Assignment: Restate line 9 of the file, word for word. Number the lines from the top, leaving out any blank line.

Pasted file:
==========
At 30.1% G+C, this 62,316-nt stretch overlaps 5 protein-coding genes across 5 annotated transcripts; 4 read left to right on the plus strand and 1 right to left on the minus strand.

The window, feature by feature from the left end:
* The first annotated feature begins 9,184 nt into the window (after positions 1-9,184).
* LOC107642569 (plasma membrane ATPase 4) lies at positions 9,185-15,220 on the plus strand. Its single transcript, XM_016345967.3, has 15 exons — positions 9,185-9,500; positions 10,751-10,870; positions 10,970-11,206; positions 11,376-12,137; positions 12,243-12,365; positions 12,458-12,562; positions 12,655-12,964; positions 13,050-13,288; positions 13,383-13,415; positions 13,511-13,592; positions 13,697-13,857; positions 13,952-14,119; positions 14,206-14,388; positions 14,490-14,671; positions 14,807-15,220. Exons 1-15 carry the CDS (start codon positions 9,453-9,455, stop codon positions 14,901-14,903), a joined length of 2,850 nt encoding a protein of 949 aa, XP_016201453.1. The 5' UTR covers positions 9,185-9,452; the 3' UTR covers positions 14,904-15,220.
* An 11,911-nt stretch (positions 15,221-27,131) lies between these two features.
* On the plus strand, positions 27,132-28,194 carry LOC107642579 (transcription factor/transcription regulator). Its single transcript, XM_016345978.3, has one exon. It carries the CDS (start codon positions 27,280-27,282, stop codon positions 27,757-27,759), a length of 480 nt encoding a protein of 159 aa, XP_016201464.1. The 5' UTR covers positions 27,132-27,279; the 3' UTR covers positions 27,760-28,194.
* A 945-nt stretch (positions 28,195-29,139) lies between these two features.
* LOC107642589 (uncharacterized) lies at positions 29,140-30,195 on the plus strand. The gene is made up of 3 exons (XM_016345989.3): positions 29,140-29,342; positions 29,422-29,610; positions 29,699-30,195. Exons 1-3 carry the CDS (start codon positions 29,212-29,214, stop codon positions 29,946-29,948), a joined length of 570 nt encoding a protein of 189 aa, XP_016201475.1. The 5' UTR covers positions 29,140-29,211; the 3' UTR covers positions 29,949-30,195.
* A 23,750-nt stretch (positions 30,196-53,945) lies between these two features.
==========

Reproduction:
* A 23,750-nt stretch (positions 30,196-53,945) lies between these two features.